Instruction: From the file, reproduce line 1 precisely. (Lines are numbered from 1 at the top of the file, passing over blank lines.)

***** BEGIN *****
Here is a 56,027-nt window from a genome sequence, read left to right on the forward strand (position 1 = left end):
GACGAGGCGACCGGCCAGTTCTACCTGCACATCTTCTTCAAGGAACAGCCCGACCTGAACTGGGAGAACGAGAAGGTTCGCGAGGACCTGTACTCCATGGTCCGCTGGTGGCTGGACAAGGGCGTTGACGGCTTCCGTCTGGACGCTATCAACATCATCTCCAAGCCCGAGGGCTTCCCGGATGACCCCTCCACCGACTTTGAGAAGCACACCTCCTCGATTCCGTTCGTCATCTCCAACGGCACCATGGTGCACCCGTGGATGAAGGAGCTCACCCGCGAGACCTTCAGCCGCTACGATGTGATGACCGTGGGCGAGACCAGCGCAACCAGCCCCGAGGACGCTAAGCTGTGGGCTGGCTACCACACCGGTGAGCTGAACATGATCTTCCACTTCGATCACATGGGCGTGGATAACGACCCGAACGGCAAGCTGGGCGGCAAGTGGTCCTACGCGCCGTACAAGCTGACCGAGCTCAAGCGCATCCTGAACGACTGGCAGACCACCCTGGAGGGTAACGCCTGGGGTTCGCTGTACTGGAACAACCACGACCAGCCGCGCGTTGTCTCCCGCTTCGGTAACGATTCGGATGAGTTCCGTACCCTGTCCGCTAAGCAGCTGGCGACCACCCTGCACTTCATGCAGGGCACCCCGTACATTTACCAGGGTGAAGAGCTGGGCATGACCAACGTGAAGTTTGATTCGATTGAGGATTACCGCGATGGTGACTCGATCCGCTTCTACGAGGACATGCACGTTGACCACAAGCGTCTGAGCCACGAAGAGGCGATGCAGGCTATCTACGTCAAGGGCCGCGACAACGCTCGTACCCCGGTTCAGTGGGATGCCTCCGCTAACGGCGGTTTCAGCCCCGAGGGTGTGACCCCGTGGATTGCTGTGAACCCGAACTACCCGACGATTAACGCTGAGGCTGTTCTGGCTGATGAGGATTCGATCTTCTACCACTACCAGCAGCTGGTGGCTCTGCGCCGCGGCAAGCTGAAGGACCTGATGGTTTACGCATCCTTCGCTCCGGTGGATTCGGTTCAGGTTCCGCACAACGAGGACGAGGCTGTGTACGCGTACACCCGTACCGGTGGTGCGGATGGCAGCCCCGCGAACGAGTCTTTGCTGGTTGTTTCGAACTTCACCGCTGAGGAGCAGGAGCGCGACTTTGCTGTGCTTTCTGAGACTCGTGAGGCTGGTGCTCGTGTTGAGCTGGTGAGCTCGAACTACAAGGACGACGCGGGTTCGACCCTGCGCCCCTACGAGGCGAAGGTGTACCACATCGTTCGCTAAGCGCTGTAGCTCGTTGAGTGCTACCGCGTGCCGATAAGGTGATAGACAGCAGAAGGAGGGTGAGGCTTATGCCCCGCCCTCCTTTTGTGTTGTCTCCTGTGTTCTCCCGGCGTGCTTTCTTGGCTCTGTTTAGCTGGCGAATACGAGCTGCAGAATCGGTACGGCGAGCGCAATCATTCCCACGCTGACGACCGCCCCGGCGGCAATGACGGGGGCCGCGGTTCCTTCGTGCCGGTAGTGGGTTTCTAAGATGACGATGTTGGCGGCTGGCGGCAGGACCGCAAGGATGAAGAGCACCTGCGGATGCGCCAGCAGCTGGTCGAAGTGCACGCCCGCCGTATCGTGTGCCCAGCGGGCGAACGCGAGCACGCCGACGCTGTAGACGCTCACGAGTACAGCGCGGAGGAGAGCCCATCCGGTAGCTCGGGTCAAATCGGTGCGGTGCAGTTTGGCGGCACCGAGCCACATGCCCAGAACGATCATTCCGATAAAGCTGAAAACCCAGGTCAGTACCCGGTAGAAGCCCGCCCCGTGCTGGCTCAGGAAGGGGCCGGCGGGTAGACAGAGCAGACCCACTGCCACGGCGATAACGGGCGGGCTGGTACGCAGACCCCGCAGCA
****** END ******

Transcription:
Here is a 56,027-nt window from a genome sequence, read left to right on the forward strand (position 1 = left end):